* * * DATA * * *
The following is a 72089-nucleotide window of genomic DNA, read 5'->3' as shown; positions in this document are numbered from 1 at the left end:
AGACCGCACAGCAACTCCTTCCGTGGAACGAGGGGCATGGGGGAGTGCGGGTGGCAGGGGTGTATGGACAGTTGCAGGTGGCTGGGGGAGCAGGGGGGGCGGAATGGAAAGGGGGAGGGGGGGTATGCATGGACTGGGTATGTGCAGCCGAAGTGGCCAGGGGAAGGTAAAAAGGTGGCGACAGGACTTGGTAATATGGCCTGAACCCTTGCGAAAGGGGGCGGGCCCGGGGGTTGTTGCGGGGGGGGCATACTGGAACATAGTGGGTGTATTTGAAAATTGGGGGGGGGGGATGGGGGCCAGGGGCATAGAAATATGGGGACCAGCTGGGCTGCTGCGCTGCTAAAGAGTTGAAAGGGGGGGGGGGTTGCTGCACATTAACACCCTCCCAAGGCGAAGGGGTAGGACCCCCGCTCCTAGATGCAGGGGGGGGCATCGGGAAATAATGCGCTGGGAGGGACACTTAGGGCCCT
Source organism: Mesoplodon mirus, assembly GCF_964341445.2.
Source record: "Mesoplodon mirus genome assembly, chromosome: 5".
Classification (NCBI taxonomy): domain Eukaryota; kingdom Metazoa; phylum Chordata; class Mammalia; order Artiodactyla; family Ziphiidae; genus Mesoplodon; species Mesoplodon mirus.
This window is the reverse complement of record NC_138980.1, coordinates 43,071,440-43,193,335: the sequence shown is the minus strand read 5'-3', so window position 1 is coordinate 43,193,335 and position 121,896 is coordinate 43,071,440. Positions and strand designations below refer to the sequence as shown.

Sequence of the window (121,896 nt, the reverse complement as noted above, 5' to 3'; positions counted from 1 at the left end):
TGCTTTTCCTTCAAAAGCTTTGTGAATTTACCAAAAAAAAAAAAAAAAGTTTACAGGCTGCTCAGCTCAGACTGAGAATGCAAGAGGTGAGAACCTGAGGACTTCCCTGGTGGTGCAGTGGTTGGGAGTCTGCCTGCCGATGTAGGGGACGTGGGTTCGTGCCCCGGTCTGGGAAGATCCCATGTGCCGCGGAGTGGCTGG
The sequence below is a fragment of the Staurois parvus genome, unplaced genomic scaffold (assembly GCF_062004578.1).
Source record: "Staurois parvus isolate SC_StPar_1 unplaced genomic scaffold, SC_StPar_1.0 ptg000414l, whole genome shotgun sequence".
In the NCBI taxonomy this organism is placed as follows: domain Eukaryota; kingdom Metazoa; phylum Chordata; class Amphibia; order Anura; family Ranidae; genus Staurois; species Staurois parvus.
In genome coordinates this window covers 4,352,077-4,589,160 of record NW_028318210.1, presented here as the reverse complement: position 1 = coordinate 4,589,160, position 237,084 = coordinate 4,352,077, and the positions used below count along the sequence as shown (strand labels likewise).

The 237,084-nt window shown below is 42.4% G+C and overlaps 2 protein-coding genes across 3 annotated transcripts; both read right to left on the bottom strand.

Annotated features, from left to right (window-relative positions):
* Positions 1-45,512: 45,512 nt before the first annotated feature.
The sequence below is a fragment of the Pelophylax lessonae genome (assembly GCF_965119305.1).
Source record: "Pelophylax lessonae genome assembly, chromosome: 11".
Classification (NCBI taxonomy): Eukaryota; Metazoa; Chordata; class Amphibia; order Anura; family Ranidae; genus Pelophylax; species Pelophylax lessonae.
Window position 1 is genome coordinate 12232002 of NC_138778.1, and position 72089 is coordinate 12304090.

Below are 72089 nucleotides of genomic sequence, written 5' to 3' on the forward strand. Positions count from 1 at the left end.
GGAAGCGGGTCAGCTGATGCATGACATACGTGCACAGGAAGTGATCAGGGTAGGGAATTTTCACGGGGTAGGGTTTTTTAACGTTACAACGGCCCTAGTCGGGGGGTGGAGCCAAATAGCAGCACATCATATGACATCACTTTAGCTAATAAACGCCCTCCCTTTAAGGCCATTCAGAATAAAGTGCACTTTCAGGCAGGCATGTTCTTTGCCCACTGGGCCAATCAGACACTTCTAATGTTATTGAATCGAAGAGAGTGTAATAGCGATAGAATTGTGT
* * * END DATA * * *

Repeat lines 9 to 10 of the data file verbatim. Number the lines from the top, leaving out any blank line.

The sequence below is a fragment of the Staurois parvus genome, unplaced genomic scaffold (assembly GCF_062004578.1).
Source record: "Staurois parvus isolate SC_StPar_1 unplaced genomic scaffold, SC_StPar_1.0 ptg000414l, whole genome shotgun sequence".